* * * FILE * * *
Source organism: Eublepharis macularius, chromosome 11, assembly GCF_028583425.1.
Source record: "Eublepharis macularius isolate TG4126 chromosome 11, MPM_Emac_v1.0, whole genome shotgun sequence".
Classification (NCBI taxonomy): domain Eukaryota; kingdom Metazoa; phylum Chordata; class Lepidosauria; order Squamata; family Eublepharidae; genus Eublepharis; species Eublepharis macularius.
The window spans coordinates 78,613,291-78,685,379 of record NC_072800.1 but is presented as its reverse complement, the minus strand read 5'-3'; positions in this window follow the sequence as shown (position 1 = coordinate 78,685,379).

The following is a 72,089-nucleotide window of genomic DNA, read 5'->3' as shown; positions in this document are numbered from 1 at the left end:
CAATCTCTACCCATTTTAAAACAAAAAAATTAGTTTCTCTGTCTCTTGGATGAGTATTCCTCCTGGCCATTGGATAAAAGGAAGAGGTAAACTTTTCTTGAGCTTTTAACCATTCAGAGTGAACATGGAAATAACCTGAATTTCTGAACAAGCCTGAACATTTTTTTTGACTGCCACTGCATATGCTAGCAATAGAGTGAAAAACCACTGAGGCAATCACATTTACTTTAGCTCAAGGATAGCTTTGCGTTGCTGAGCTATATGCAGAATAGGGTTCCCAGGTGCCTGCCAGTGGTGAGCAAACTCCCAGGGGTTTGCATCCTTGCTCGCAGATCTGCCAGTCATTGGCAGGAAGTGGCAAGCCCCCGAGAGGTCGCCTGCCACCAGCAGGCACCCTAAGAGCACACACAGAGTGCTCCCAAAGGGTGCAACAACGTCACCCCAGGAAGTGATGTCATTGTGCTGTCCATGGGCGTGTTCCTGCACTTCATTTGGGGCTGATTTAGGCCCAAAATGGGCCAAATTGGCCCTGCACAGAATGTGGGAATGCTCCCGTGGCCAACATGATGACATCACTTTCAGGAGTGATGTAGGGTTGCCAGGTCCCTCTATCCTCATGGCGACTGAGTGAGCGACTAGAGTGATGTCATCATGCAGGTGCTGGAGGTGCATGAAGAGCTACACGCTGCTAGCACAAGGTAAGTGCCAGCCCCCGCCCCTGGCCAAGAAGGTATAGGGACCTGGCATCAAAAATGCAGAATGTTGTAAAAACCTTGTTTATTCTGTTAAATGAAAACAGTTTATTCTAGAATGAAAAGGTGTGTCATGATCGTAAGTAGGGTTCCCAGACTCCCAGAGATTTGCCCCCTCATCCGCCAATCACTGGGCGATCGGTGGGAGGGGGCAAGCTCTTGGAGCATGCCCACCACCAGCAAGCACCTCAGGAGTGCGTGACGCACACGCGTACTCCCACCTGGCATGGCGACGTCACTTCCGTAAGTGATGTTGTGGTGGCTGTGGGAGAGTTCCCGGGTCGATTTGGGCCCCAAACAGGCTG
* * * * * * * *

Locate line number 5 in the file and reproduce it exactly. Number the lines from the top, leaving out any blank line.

The following is a 72,089-nucleotide window of genomic DNA, read 5'->3' as shown; positions in this document are numbered from 1 at the left end: